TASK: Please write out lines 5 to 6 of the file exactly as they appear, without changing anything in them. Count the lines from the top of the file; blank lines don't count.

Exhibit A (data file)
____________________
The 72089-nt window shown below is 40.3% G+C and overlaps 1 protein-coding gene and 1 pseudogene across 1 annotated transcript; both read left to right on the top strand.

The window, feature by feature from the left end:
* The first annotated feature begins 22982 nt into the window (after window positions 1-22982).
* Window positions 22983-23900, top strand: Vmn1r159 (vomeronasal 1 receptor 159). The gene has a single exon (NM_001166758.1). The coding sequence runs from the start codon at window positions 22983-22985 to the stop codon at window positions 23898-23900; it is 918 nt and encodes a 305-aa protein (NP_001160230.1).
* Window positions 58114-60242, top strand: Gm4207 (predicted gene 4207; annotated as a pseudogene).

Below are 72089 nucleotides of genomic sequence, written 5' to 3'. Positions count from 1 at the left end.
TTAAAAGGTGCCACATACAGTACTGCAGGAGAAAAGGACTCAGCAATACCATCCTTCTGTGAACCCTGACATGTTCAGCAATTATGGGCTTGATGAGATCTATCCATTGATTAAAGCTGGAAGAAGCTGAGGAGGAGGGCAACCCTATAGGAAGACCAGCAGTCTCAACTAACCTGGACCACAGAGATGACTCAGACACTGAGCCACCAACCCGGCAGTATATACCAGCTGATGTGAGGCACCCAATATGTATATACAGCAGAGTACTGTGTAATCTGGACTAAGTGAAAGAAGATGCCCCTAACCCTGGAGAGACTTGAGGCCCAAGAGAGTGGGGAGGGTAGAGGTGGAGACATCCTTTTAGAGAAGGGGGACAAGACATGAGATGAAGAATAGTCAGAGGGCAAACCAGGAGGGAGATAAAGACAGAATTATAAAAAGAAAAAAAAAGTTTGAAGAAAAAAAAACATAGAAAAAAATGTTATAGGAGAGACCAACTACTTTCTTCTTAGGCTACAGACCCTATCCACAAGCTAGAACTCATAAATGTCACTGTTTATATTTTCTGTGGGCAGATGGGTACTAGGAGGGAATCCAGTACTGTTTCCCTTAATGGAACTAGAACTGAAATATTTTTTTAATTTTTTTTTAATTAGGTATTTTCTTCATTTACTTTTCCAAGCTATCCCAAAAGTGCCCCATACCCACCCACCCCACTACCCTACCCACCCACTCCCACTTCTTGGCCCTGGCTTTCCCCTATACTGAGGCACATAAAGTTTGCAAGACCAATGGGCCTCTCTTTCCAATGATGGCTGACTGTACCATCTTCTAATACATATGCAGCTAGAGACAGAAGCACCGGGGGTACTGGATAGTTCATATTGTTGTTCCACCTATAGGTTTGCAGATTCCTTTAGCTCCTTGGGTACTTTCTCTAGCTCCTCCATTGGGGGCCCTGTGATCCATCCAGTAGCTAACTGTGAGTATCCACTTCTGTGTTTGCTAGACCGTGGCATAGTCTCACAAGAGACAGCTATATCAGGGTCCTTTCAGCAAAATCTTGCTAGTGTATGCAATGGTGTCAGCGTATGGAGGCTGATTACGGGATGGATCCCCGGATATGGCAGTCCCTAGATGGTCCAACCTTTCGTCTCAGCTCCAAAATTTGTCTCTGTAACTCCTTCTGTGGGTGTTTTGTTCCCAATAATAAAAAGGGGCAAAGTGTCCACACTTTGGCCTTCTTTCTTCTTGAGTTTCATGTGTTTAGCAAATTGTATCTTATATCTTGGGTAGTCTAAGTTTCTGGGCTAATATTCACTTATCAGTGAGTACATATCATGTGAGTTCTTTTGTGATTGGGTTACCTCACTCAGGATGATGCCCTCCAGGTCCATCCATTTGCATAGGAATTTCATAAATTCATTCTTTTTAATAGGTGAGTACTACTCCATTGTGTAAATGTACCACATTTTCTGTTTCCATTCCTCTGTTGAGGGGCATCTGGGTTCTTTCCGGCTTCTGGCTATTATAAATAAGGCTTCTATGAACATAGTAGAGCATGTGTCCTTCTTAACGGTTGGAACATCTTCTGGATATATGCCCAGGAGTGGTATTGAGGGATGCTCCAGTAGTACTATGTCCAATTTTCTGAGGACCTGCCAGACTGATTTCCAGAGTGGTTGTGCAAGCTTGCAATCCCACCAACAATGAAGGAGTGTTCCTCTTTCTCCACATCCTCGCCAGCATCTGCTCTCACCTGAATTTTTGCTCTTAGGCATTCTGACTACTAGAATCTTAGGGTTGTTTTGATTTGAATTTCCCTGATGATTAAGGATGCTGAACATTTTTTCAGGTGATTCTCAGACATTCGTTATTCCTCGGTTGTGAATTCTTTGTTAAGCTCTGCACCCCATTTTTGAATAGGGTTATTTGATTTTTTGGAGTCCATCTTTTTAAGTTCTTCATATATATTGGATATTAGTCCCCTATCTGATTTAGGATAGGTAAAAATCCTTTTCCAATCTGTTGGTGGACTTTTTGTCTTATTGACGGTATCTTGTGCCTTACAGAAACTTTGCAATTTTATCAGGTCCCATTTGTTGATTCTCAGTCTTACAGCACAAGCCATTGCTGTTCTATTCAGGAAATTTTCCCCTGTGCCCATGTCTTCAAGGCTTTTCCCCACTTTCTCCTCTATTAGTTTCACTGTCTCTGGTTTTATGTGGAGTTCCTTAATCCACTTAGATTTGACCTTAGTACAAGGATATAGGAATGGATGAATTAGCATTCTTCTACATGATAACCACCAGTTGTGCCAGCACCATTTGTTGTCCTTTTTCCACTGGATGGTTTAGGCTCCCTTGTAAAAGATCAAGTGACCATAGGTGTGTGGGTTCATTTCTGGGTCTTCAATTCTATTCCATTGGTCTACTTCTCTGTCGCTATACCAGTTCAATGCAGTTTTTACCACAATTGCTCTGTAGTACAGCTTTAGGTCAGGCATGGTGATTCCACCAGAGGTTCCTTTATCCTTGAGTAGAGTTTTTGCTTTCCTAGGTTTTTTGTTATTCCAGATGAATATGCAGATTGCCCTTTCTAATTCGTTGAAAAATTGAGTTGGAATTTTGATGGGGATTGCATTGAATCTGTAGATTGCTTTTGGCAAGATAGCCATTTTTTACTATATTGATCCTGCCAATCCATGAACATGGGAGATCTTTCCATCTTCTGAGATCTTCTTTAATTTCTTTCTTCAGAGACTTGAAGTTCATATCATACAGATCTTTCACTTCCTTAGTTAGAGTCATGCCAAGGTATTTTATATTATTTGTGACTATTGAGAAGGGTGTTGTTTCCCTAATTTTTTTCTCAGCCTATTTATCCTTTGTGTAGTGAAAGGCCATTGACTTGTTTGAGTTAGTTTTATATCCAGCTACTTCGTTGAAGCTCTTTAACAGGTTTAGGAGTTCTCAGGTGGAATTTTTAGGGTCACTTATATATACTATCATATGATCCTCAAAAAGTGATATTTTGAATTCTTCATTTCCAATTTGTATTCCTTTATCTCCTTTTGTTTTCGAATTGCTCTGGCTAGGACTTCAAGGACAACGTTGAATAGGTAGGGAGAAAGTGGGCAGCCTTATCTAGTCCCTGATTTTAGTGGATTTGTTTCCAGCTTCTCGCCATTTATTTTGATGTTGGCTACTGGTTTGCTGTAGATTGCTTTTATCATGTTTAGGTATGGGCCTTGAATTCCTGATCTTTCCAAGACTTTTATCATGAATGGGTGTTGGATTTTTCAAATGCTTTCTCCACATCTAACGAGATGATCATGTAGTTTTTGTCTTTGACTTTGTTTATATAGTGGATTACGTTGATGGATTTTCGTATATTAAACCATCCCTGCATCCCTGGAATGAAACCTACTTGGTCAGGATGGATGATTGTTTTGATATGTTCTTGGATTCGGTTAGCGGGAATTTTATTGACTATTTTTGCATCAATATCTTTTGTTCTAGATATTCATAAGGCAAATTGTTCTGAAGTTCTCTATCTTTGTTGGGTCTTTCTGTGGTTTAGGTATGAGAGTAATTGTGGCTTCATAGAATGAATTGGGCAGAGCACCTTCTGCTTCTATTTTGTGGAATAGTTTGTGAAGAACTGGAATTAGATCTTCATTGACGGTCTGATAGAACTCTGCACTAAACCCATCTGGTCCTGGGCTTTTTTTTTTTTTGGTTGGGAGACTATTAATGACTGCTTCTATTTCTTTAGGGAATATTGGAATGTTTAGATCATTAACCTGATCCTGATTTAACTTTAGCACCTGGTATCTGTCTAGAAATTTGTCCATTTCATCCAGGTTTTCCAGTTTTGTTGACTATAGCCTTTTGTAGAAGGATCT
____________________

* Window positions 58114-60242, top strand: Gm4207 (predicted gene 4207; annotated as a pseudogene).

Below are 72089 nucleotides of genomic sequence, written 5' to 3'. Positions count from 1 at the left end.